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Wine

Wine reviews, industry news and comment.

Subcategories from this category: Blog, News, Events

Posted by on in News

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It proved to be a bitter-sweet occasion, that day in May when a group of wine writers and retailers gathered in Morgenster’s hilltop tasting room. Similar in many ways to past events where the ever-courteous, charming Giulio Bertrand, flanked by cellarmaster Henry Kotze and consultant Pierre Lurton greeted guests ahead of a tasting of new wines and latest vintages.

This time, however, our host was absent, although we were told he was resting in the gabled farmstead which had been his home for more than 25 years. So he was near enough as we sipped the estate’s maiden bubbly, and sampled seven still wines ahead of a tour through the impressive olive oil plant, now graced by even more sophisticated machines. As always, the lunch that followed was an Italian gourmet triumph, from the simple, flavourful green pea soup, topped with a swirl of newly pressed oil, to the buffet of charcuterie, classic salads and cheeses.

A few days later we learned that Giulio Bertrand had died, with his family around him. One of the Cape’s most beautiful 18th century farms had lost a custodian who lavished money, attention and love on his southern home, adding world-class olive oil to its reputation for fine wines.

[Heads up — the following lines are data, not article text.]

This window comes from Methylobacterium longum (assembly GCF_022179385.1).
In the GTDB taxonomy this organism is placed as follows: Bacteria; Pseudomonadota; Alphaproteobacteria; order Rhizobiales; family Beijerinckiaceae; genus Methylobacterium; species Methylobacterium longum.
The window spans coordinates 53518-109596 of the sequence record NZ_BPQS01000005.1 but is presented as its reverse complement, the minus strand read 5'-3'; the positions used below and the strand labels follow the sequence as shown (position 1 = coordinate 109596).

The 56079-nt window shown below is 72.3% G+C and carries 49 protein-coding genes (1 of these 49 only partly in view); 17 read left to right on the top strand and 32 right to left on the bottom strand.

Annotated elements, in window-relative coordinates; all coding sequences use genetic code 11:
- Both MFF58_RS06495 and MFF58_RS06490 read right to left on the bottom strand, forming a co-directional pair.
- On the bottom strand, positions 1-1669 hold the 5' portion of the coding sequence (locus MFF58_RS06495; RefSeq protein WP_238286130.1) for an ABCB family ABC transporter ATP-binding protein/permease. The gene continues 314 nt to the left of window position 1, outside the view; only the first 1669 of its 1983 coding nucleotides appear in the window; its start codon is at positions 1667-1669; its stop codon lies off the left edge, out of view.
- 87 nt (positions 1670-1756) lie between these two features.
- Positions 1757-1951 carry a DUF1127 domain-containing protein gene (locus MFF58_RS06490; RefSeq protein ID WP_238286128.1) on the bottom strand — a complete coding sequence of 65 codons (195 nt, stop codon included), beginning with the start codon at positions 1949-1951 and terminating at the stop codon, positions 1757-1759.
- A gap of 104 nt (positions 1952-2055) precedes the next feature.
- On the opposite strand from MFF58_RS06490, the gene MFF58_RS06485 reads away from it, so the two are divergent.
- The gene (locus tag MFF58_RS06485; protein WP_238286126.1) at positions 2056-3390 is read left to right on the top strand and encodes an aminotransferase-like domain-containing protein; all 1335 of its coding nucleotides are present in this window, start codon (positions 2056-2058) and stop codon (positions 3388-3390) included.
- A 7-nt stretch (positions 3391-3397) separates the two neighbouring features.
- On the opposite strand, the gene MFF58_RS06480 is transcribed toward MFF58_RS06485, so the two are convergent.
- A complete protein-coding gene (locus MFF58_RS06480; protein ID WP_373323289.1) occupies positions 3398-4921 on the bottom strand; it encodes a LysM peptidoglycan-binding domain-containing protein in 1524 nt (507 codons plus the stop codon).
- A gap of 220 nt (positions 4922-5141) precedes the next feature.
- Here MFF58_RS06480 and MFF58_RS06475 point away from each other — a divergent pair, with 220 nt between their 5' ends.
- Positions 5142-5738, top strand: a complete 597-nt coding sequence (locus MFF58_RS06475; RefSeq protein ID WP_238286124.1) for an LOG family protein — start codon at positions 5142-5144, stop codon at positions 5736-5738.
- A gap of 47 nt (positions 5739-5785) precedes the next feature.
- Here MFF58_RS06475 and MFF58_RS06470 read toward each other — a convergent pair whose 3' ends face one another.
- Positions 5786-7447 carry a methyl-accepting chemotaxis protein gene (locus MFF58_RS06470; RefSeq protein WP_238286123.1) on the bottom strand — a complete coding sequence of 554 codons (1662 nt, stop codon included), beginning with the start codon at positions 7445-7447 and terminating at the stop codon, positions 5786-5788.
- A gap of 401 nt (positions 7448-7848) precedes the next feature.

We started our tasting with the Cuvee Alessandra 2016, a Cap Classique produced from cabernet franc sans dosage. As could be expected, this is a distinctly different MCC which I found intriguing and enjoyable, with a fine mousse and full-bodied and a long finish. It sells for R227 .

The Morgenster sauvignon blanc 2018 is a wine that should enjoy wide popularity – produced from Stellenbosch grapes it is well-balanced, with subtropical fruit flavours and fresh zestiness in enjoyable combination. At around R80 it also offers good value.

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I think that Morgenster’s White Reserve 2015 is a memorable Bordeaux-style white blend that offers elegance, complexity and great character, its components (55% s/blanc 45% semillon) melding into a fragrant, fruit-filled mouthful backed by a well-integrated structure. After being in oak for 12 months, the wine was bottled early in 2016 . Expect to pay about R220.

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On to the reds, starting with the delicious Tosca 2015, a blend of 80% Sangiovese with 15% cab, and finished with a splash of Cab Franc. While its array of aromas, smooth tannins and fruit and spice combo makes it delightful right now, it is sure to improve even further if cellared. Priced at about R230.

Morgenster’s Nabucco 2015 is an expression of Giulio Bertrand’s favourite cultivar and an example of the great quality of much of the 2015 vintage wines. Nabucco takes a while to get to know – presenting an earthiness reminiscent of pinot noir, spice and herb flavours rather than fruit, all backed by prominent tannins. Cellarmaster Kotze added that when paired with food (beef, mature cheese, dark chocolate) it has a notable effect on the latter. It will also benefit from a few years in a dark cool place. About R340.

Morgenster Lourens River Valley 2014 is a wine made in a more accessible style and offers a delightful blend of a merlot lead with cab, some cab franc and 10% petit verdot. Heady aromas of cherry and vanilla, cinnamon and licorice are followed on the palate by ripe fruit, backed by elegant tannins. It sells for about R190.